In the Galit Pelled lab, this is one of the first attempts at modeling octopus movements where the artificial intelligence software was able to track this octopus along 5 points on its arm.

EAST LANSING, Mich. (WLNS) – An MSU researcher is studying octopuses to see if they hold the key to restoring limb function in humans.

The Michigan State University neuroscientist and neuroengineer Galit Pelled received a $2.35 million National Institutes of Health grant to analyze the complex movements of an octopuses’ eight arms.

Pelled believes this research could help create “smart” prosthetics humans could control with their brains, allowing them to regain the use of their arms and hands.

“By studying the octopus, we may be able to give people back the use of their arms – to be able to pick up a cup or hold a child – which would be an amazing gift,” said Pelled, professor and director of the Neuroengineering Division at MSU’s Institute for Quantitative Health Sciences and Engineering.

Using video recordings and artificial intelligence, Pelled and her team of scientists are gathering detailed information on how an octopus waves its tentacles and grabs objects.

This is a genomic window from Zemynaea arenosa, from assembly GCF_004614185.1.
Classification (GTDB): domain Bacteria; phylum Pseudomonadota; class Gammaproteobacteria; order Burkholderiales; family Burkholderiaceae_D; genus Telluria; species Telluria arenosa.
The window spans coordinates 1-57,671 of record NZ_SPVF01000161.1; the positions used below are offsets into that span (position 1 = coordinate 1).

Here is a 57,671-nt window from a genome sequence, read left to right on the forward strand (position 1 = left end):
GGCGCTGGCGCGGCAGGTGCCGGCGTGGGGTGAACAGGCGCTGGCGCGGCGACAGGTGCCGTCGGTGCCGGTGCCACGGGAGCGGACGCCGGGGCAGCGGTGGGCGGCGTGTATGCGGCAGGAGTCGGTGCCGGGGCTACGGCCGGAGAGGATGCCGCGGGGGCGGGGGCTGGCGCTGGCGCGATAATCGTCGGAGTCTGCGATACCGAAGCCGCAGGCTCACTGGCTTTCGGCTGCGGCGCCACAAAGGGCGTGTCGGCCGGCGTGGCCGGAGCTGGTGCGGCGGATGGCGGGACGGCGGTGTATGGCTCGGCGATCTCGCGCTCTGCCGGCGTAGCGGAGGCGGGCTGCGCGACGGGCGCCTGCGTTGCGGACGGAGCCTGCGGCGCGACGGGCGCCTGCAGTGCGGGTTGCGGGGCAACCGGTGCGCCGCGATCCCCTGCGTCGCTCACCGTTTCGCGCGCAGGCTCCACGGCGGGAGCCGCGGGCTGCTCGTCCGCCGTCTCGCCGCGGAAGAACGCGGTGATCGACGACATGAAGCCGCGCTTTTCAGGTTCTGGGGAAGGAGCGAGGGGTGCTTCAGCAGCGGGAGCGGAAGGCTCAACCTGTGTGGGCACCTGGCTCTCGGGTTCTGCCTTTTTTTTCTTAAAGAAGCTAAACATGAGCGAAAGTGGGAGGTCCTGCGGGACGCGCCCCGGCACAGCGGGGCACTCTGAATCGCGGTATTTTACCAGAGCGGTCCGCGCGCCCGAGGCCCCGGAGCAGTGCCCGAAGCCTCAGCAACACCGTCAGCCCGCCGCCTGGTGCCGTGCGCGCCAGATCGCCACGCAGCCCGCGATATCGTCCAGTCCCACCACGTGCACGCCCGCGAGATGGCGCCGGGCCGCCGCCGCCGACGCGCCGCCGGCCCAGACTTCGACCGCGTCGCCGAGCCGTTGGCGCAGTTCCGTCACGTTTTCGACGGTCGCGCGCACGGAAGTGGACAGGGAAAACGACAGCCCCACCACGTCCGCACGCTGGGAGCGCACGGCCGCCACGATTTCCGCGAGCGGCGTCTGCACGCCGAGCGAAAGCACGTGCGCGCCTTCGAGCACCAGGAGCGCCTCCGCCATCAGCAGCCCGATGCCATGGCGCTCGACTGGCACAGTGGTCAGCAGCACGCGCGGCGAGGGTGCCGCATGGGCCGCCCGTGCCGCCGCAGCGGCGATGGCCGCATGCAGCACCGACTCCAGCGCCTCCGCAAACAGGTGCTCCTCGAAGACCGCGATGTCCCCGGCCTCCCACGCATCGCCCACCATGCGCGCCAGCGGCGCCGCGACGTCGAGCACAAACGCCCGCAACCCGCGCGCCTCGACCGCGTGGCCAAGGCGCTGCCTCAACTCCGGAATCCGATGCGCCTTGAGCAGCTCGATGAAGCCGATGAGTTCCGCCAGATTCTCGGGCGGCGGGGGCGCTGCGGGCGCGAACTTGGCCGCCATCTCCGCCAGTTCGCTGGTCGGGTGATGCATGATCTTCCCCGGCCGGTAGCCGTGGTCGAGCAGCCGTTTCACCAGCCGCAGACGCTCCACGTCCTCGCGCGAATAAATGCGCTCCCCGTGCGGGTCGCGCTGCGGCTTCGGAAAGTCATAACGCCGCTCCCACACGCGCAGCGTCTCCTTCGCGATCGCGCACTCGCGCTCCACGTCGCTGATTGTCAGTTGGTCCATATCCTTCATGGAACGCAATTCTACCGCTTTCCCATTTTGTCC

“Each arm of an octopus contains an axial nerve that functions like a vertebrate’s spinal cord, yet with a limitless range of movement,” Pelled said. “This is why the octopus provides an unparalleled model to study central sensorimotor circuits associated with grasping behavior. If these movements can be described in mathematical terms, it may be possible to create an arm brace that a person could control with their brain.”

In Galit Pelled’s lab, artificial intelligence software is used to efficiently follow, analyze and characterize the octopus’s movement. This video shows the octopus reaching while being tracked by 16 points placed artificially along the arm using the AI algorithm.